Maven snippet for Commons Lang:

<dependency>
    <groupId>org.apache.commons</groupId>
    <artifactId>commons-lang3</artifactId>
    <version>3.12.0</version>
</dependency>

Maven snippet for Commons Collections:

<dependency>
    <groupId>org.apache.commons</groupId>
    <artifactId>commons-collections4</artifactId>
    <version>4.4</version>
</dependency>

Jsoup

HTML has become the de facto standard as a rich text format. Even if your application isn’t actually a web app or your web framework is Vaadin, which allows you to write web apps without a single line of HTML, there is a high chance that at some point you will need to get involved in HTML markup. Jsoup parses the HTML and allows programmatic manipulation.

A good reason for mastering Jsoup is security. The fact that it actually parses the document object model makes it a very safe way to sanitize HTML input coming from untrusted sources.

getElement().setProperty("innerHTML",
  Jsoup.clean(
    "<b onclick=\"alert('see no evil')\">All good!</b>",
    Safelist.basic())
);

Using Jsoup to clean “evil Javascript” from HTML to set a Vaadin component.

We use Jsoup at Vaadin in our Flow framework, so Vaadin developers get it in their project anyways as a transitive dependency. 

Maven snippet for Jsoup:

<dependency>
    <groupId>org.jsoup</groupId>
    <artifactId>jsoup</artifactId>
    <version>1.15.1</version>
</dependency>

Mockito

Mocking is a unit testing technique that allows you to verify the behavior of smaller units of your application, instead of making them actually integration tests. Mocks replace other components during the test and still allow you to verify the correct behavior.

The Mockito library helps you to write mocks much faster than doing it manually. Mockito has become almost a standard library for many professional Java developers.

Maven dependency for Mockito:

<dependency>
  <groupId>org.mockito</groupId>
  <artifactId>mockito-core</artifactId>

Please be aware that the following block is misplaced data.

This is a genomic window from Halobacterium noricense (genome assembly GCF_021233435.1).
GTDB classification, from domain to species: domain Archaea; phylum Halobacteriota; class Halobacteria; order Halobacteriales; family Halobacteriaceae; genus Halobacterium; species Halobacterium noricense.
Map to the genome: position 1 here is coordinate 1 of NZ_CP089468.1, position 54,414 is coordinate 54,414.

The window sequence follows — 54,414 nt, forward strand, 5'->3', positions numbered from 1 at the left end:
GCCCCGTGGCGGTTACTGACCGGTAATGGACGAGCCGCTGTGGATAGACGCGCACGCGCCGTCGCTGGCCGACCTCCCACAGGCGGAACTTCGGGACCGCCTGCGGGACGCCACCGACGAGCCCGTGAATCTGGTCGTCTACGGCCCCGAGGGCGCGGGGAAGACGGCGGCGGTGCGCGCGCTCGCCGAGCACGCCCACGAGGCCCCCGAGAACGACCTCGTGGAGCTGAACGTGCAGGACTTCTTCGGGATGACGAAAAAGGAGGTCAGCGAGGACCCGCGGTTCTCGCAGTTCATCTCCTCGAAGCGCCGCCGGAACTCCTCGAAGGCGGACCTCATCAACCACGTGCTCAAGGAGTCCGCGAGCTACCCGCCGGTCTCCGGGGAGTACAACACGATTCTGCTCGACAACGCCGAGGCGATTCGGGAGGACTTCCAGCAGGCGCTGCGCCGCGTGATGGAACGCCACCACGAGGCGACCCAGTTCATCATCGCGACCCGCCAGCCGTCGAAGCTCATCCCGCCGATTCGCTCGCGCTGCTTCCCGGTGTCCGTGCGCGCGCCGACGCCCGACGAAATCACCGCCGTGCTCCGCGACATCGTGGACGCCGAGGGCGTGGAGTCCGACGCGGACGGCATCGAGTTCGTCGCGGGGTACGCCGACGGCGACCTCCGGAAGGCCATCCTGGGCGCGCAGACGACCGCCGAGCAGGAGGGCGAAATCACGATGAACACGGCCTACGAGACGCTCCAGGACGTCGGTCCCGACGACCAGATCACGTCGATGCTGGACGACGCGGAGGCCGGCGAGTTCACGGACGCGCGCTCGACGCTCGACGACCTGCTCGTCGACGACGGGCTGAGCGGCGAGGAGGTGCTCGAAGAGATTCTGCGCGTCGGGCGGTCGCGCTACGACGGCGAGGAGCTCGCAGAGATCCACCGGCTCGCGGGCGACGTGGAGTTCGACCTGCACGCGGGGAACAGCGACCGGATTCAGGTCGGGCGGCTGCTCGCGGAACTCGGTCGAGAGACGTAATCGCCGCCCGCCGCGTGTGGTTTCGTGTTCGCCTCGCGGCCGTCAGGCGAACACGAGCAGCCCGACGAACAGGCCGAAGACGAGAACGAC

<version>4.5.1</version>
</dependency>

Ehcache

There are only two hard things in Computer Science: cache invalidation and naming things.

Famous quote by Phil Karlton. We probably won’t ever be able to solve the naming problem completely, but with cache invalidation, an advanced library might help. Ehcache is one of the most popular ones in the JVM ecosystem. It is handy for quick in-memory caching, but can be configured to push rarely accessed items to the disk if your cache needs to be large.

In simple cases, you can probably use Ehcache as an implementation of the standard JCache API, to keep a direct dependency on Ehcache away from your application. For more complex use cases, Ehcache can also be easily distributed to multiple JVMs in your cluster using the Terracotta server.

Maven dependency for Ehcache:

<dependency>
      <groupId>org.ehcache</groupId>
      <artifactId>ehcache</artifactId>
      <version>3.10.0</version> 
    </dependency>

Use them boldly, but not recklessly

All of the tools introduced in this article are stable pieces of software and proven in production. If you find that they help write software faster or, in other words, if you can avoid writing code for problems that have already been solved, put them to use. 

Note that all of these libraries are still actively maintained. If you used the above Maven snippets to add them to your project, be sure to use the latest release with mvn versions:use-latest-releases.

But remember that every dependency you add to your application makes it a bit more complex and more fragile. If you already have Guava in your project, there is a fair chance you don’t need commons-lang for your application. Discuss with your team which libraries you want to use and what the policies are with regard to adding new ones!

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Matti Tahvonen
Matti Tahvonen
Matti Tahvonen has a long history in Vaadin R&D: developing the core framework from the dark ages of pure JS client side to the GWT era and creating number of official and unofficial Vaadin add-ons. His current responsibility is to keep you up to date with latest and greatest Vaadin related technologies. You can follow him on Twitter – @MattiTahvonen